When I’m stuck in a tangle of worry or overwhelm, I take a walk. Since I live by the beach, I’ve mentioned the sandy shore is my go-to place, but sometimes I just walk down the street to the corner grocery store where I’m captivated by the bright colored spring flowers shining their faces toward the beaming sun, settled like little children sitting with smiles in neighborhood gardens. These are often the moments when hope peaks out of pockets of fretting, when solace springs from my cluttered mind, or a scripture arises, bringing me home to the peace of God that surpasses all understanding.
“Arise, walk about the land through its length and breadth; for I will give it to you.” Genesis 13:17
Ludwig Van Beethoven would often takes long walks, carrying pen and paper in the event of inspiration.
Charles Dickens once said, “If I could not walk far and fast, I think I should just explode and perish”.
Henry David Thoreau shared, “an early morning walk is a blessing for the whole day”.
Poet William Wordsworth saw walking and writing poetry as ‘indivisible’.
Wallace Stevens words speak to me, “Perhaps the only truth depends on a walk around the lake”.
On a quest to share his love of God, beloved Saint Francis spoke of walking as a kind of sermon, “It’s no use walking anywhere to preach unless our walking is our preaching.”
We can’t be exact on how many miles Jesus walked sharing the good news of God with the people. Some biblical researchers say he might have walked over 3,000 miles just in his 3 year ministry.
Today thousands walk the Camino Trail in search of deeper connection with God (a colleague was a producer on a film about the trail). Others flock to the Jesus Trail, a forty mile pilgrimage founded by two hikers based on places Jesus walked in the beginning of his ministry illustrated in the Gospel of Matthew 4. Note, Jesus’ ministry started after he is tempted by the devil, where he begins to meet and gather the disciples.
I invite you to read the verse below from The Message, imagining the magnitude of Jesus’ walk, how this walk from town to town changed the world.
Then, I’d say, carve out a time to take a walk, and make it a prayer or begin a walking ministry.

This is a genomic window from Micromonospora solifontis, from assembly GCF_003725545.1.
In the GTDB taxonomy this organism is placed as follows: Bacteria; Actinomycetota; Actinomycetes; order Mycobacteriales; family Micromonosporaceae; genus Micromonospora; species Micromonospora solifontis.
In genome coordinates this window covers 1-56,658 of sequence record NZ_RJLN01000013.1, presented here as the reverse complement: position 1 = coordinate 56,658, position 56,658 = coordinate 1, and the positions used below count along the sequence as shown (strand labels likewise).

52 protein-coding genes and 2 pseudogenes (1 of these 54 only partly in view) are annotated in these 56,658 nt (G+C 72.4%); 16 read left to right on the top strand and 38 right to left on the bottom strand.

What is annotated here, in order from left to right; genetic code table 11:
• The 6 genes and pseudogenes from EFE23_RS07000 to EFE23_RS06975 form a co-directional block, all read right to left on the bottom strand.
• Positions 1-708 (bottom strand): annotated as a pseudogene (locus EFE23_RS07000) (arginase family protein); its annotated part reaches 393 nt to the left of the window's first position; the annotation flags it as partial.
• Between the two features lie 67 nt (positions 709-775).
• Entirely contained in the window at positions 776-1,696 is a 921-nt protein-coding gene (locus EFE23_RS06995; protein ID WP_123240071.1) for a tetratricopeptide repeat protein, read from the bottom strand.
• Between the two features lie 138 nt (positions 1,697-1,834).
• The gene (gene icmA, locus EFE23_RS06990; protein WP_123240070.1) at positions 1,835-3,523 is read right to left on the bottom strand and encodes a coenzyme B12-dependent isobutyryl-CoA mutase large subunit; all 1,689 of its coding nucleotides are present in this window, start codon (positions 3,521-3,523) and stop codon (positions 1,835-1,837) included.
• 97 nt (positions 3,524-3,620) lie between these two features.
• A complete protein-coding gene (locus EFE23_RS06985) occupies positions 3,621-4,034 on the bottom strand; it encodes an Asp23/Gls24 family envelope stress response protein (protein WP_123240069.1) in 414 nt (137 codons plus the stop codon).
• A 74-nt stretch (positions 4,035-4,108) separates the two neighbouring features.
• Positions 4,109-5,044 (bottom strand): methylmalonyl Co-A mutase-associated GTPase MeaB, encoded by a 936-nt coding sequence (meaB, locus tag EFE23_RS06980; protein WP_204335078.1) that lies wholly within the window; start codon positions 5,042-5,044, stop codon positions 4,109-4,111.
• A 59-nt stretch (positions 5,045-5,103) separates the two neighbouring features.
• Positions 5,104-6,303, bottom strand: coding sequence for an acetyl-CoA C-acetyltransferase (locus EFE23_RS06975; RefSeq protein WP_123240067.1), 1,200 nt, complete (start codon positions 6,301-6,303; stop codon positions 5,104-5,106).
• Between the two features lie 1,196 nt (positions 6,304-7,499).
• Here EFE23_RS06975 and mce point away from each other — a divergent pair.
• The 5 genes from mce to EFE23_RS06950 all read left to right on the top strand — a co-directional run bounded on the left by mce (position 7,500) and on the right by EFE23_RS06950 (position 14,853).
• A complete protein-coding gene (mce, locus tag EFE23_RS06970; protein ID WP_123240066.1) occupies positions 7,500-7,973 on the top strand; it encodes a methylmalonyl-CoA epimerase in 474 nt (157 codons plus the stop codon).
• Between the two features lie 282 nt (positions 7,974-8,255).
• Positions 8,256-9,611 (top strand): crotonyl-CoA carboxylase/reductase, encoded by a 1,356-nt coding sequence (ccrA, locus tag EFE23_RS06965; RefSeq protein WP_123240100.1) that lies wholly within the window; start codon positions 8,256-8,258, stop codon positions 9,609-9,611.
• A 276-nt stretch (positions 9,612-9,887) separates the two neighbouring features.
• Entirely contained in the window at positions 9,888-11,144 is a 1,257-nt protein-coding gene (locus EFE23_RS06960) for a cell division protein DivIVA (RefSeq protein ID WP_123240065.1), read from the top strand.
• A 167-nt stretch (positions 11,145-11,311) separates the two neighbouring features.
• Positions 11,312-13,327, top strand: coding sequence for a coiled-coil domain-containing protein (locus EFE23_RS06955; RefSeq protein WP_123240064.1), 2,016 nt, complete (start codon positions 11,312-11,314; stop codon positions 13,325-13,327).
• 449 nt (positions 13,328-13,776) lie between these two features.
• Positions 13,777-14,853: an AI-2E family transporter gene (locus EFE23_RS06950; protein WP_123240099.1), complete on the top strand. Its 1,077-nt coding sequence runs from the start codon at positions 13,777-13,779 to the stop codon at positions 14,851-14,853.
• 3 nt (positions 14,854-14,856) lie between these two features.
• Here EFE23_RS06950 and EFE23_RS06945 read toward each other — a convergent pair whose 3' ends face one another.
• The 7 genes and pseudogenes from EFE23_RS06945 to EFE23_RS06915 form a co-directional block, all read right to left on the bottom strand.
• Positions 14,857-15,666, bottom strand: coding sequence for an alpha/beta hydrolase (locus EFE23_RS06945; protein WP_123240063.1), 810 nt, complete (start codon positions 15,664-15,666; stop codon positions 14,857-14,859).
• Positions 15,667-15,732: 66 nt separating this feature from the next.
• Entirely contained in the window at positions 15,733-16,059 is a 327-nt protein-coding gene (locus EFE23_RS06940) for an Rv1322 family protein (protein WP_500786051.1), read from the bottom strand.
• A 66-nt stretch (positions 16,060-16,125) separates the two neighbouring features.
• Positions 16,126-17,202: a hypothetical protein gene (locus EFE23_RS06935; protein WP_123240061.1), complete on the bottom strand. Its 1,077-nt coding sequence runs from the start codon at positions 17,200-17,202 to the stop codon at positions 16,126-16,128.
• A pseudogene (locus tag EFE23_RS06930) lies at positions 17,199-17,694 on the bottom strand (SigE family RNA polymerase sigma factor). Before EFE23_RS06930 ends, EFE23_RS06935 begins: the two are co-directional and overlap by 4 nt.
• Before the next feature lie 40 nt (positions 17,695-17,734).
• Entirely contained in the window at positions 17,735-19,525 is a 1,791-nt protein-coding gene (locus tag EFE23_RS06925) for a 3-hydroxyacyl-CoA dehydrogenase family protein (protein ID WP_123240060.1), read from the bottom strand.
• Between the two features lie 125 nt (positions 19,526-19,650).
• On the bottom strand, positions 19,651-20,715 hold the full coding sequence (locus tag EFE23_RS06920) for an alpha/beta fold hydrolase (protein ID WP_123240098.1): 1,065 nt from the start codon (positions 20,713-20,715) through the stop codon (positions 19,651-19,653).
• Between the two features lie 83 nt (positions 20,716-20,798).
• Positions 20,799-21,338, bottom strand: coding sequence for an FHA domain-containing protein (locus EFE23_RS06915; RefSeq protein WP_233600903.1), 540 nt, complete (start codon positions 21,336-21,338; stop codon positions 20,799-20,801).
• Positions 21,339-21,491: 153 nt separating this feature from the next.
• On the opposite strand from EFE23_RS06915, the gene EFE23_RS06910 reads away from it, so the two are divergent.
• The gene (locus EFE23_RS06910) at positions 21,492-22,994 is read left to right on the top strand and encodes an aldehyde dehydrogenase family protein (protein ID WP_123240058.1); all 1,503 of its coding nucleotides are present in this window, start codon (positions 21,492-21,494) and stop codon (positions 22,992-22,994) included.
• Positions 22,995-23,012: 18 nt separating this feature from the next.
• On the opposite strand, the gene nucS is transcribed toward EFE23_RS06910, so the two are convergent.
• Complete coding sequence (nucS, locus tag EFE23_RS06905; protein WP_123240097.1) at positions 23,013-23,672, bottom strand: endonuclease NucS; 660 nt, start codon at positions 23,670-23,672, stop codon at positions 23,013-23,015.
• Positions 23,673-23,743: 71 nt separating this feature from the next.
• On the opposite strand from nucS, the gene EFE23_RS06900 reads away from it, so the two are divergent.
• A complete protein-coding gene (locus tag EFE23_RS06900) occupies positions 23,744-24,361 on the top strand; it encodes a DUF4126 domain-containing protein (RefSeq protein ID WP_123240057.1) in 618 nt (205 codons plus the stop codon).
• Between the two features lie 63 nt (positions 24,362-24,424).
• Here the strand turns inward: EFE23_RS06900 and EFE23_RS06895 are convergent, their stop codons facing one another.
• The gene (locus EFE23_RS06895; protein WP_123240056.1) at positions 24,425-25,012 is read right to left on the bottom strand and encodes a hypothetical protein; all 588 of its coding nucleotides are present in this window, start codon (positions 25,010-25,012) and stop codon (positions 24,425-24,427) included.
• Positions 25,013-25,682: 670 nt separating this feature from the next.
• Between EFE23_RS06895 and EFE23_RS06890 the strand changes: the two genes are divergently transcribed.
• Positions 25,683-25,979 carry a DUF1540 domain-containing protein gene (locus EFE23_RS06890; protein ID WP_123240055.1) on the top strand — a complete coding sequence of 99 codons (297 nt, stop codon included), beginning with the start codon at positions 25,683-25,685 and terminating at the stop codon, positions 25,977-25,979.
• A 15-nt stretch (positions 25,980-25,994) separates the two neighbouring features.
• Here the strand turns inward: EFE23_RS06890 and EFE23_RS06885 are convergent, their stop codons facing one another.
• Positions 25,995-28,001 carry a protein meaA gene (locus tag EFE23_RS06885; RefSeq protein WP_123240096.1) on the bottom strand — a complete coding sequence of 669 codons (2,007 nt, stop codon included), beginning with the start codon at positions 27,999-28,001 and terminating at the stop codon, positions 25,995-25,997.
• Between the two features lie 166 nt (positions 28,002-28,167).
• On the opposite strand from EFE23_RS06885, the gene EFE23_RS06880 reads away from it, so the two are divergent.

12-17 When Jesus got word that John had been arrested, he returned to Galilee. He moved from his hometown, Nazareth, to the lakeside village Capernaum, nestled at the base of the Zebulun and Naphtali hills. This move completed Isaiah’s sermon:
Land of Zebulun, land of Naphtali,
road to the sea, over Jordan,
Galilee, crossroads for the nations.
People sitting out their lives in the dark
saw a huge light;
Sitting in that dark, dark country of death,
they watched the sun come up.
This Isaiah-prophesied sermon came to life in Galilee the moment Jesus started preaching. He picked up where John left off: “Change your life. God’s kingdom is here.”
18-20 Walking along the beach of Lake Galilee, Jesus saw two brothers: Simon (later called Peter) and Andrew. They were fishing, throwing their nets into the lake. It was their regular work. Jesus said to them, “Come with me. I’ll make a new kind of fisherman out of you. I’ll show you how to catch men and women instead of perch and bass.” They didn’t ask questions, but simply dropped their nets and followed.
21-22 A short distance down the beach they came upon another pair of brothers, James and John, Zebedee’s sons. These two were sitting in a boat with their father, Zebedee, mending their fishnets. Jesus made the same offer to them, and they were just as quick to follow, abandoning boat and father.
23-25 From there he went all over Galilee. He used synagogues for meeting places and taught people the truth of God. God’s kingdom was his theme—that beginning right now they were under God’s government, a good government! He also healed people of their diseases and of the bad effects of their bad lives. Word got around the entire Roman province of Syria. People brought anybody with an ailment, whether mental, emotional, or physical. Jesus healed them, one and all. More and more people came, the momentum gathering. Besides those from Galilee, crowds came from the “Ten Towns” across the lake, others up from Jerusalem and Judea, still others from across the Jordan.
My morning walk this morning filled me with the sweet scents of grace. As I headed home to face my work load, a warm caressing breeze reminded me of God’s comfort, helping release thick-skinned tension from weeks of preparing taxes, of the daily stresses that smothered joy. My morning walk was more than just a walk. It was a meeting with God, a lovely, blessed, walking prayer, a reflection on the walking ministry of Jesus.